Saturday, 24 March 2012

"This is my friend..." Lent 5

Friendship with God Jeremiah 31: 31-34; John 12: 20-33
What does it mean to speak of God as a friend? What sense does it make to talk of friendship with God?

I hope we all have friends, so we know something of friendship. A friend is someone you can turn to, someone you know well and who knows you, someone you share your life with.

So does God offer us this kind of relationship, this kind of friendship? I’m not a great one for disembodied bible verses, but I do like 2 Cor 5: 19 ‘God was in Christ reconciling the world to himself’. I think that Paul is talking about God extending to us and to all people the offer of friendship. This friendship is seen in Christ and it is a friendship which about sharing our life and even our death so that we can turn to God as someone who knows our human condition all too well.

And if ‘God’s friendship’ doesn’t sound very revolutionary or even sounds a bit hum-drum, I don’t think we’re using the concept of ‘friendship’ in its fullest sense. We can use the term ‘just good friends’ to dismiss something as ‘only friendship’, but surely the concept of being a friend and loving another person are intertwined. I’m fascinated when people celebrating, say, a Golden wedding anniversary are asked the secret of their partnership to hear, time and again words about talking to each other, spending time together, being a friend to the other. The precious gift of God’s love, God’s friendship is given in Christ – God comes to us in Christ to show us what the love of true friendship is about – so what do we see?

The Greeks who come to Philip ask ‘Sir, we would like to see Jesus’. Were you struck by the very strange answer Jesus gives when this request is passed on to him? ‘The hour has come for the Son of Man to be glorified… I shall draw everyone to myself when I am lifted up from the earth.’

The Greeks have been drawn to Jesus by what they have seen and heard of his teaching and healing ministry – they want to meet the great healer, the great rabbi, Jesus. And Jesus says, in effect ‘You ain’t seen nothin’ yet’. We might think we have seen Jesus’ love in action in the way he treats people and speaks to the outcast and heals the sick – but the most dramatic display of the extremity of God’s love has yet to be seen.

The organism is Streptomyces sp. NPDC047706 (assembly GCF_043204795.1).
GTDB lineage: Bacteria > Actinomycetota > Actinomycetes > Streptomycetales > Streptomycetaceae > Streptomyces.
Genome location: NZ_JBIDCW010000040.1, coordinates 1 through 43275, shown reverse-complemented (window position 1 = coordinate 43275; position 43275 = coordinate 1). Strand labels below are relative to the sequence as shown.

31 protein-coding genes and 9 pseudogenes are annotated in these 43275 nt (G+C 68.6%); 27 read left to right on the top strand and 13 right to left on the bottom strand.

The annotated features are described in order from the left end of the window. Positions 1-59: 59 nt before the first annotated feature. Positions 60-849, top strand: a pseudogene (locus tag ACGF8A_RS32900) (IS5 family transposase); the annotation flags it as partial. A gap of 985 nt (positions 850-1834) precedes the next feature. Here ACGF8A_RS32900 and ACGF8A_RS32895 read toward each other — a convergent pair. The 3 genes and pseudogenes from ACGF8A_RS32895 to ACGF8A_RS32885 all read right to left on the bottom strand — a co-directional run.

It is fascinating that it is right now, at this stage of Jesus’ life, that John tells us a voice from heaven speaks to confirm Jesus’ work as glorifying the Father. In the other 3 gospels there is a confirming voice at Jesus’ baptism, at the start of Jesus’ ministry of healing and teaching – but for John this voice comes now as if to signify that this is where Jesus’ real work begins, with his act of willing sacrifice on the cross. For John, Jesus is not the healer/rabbi, he is the Messiah who has come to save the world by laying down his own life in love. Jesus himself calls this an act of friendship when he says ‘greater love has no-one than this, to lay down one’s life for a friend’.

Jesus shows us God in human form and the goes to the extreme of death to display the friendship God offers.
This friendship is what Jeremiah calls the new covenant, when
‘I will become their God and they will become my people’. Jeremiah promises a time when God will form an unbreakable bond with people, when God’s love will be so deep within them that it will change their hearts.

So what does it mean for us to be people who are friends of God, people who accept what God has done for them, people who look at Jesus hanging on the cross and say ‘this is how much God loves us’?

Well of course all good friendships are two-way relationships – friends don’t tend to last too long if one does all the giving and the other all the taking in the friendship. If God loves us, we should love God and we are taught that it is nonsense to love God without loving the people he has made, the others he calls friends.

And what might it mean for the church to be a community of friends of God?
Jesus teaches ‘unless a seed falls to the ground and dies it bears no fruit’.
What might need to die in us as God’s friends?
Perhaps the seed of self-righteousness, the seed of arrogance, the seed of self-doubt, the seed of suspicion that there might not actually be enough of God’s love to go round…
If those seed fall to the ground we might bear much fruit.

And then when people say ‘we would see Jesus’ we can say come and see his friends, come and see his body, the church, taste and see that the Lord is good.

So may we die to all that separates us from God’s friendship and be fruitful in God’s service.
In the name of Christ.
Amen.

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